Next Generation Investors Seeking Values and Value

When Mark Zuckerberg and Dr. Priscilla Chan announced the formation of the Chan Zuckerberg Initiative, they chose not to organize as a foundation. Instead, they created an LLC, potentially becoming the world’s largest and most visible impact investors. As globally-recognized next generation leaders, their decision, and the degree to which they are successful, could have a lasting impact on both philanthropy and investing.

The Impact Investing Toolkit

The next generation of investors is looking to expand their impact toolkit. An LLC gives the family more flexibility than a traditional foundation. They can provide support through philanthropic grants, investments on commercial or concessionary terms, and advocacy. As more people consider this approach to creating a legacy, the market for investment vehicles with transparency to both financial and social returns will grow. A 2015 survey by U.S. Trust found that 1/3 of high net-worth individuals surveyed owned or were interested in impact investments, and the proportion jumped to 60% of Millennials and 40% of women.

Rethinking Asset Class Categories

Part of the impact investing movement is simply asking the question, what am I funding and does it reflect my values? Many investors—particularly next generation—are beginning to apply an impact lens to their portfolio as well as a financial one. This means turning away from corporate bond deals where funds go to buying back stock to pump up the share price, away from bets on currency or interest rate moves, and away from complex synthetic instruments and derivatives that are nearly impossible to track back to real economic activity. The focus is turning toward more direct and transparent investment opportunities.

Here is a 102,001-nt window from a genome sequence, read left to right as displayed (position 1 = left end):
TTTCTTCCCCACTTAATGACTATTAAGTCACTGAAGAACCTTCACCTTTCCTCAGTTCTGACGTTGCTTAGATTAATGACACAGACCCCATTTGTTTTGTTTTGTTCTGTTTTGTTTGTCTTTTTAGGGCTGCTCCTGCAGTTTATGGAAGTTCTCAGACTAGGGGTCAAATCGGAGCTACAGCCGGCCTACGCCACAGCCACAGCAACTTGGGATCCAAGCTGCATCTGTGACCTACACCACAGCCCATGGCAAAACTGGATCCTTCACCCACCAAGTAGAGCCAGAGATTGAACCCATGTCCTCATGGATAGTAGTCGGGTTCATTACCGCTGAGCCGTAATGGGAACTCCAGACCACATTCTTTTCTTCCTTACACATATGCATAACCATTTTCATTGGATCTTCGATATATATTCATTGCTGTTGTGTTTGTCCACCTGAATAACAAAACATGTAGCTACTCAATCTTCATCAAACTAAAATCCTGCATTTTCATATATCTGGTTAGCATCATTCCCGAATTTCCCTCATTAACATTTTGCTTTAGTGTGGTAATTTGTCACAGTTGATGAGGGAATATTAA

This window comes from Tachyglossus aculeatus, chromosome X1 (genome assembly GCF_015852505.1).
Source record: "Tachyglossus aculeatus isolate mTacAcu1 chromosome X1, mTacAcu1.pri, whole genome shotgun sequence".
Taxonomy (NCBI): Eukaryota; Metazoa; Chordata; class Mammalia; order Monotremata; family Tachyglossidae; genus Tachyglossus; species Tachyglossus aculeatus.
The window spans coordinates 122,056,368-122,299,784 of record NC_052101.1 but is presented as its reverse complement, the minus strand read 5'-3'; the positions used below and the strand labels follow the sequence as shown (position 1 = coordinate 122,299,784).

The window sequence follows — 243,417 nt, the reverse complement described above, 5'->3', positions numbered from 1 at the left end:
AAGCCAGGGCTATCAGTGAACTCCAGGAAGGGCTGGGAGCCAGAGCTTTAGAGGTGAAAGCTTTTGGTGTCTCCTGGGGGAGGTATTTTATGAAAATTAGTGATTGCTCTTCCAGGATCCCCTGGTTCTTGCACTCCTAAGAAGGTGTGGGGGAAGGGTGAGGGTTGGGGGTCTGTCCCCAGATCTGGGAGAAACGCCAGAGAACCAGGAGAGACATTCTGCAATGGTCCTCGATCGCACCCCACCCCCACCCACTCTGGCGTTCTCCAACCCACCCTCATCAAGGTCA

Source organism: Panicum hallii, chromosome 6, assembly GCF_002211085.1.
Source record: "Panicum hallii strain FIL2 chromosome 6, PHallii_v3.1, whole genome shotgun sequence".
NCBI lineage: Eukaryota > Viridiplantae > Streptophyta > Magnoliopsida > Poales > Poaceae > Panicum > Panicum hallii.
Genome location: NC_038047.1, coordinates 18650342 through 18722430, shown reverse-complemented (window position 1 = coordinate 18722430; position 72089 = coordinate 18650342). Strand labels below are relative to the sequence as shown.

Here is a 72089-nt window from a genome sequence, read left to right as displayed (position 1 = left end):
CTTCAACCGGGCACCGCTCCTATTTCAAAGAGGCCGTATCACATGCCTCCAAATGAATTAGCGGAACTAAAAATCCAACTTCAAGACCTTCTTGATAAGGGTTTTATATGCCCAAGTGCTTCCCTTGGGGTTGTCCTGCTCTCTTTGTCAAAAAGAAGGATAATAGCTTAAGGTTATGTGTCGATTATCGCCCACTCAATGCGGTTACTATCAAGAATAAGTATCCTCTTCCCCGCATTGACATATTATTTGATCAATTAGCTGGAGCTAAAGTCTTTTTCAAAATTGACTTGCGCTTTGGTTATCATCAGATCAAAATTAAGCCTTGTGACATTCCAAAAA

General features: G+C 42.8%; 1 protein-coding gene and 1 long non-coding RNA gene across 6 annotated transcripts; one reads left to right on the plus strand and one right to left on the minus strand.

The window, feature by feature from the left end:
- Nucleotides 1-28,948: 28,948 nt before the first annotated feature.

5 Questions to Consider for a Values-Based Portfolio

1. What do you need to accomplish with your investments?

Consider both your personal goals (what do I need it to do?) and broader interests (what would I like it to do for society?). For example, if you’ll need the money back in the near term and want to support your community, consider opening an account with a local community bank. Think of it as the “It’s a Wonderful Life” option, now with FDIC coverage. Your account is insured, and your capital is put to work where you live.

Are you building up a nest egg for yourself or your children and have a longer time horizon? There are many opportunities for patient capital to align with longer-term investment opportunities. One is simply a diversified portfolio of public equities, screened for the sustainability of their business models and governance practices.

2. What characteristics does each investment choice bring to your portfolio?

By asking what objective each part of your portfolio is intended to meet instead of what it’s called you will significantly broaden your opportunities. Think in terms of expected return, volatility, liquidity, and impact. It doesn’t matter if the investment opportunity is an affordable housing bond, a green energy equity fund, or a portfolio of accounts receivables in emerging markets, the price can only move up or down.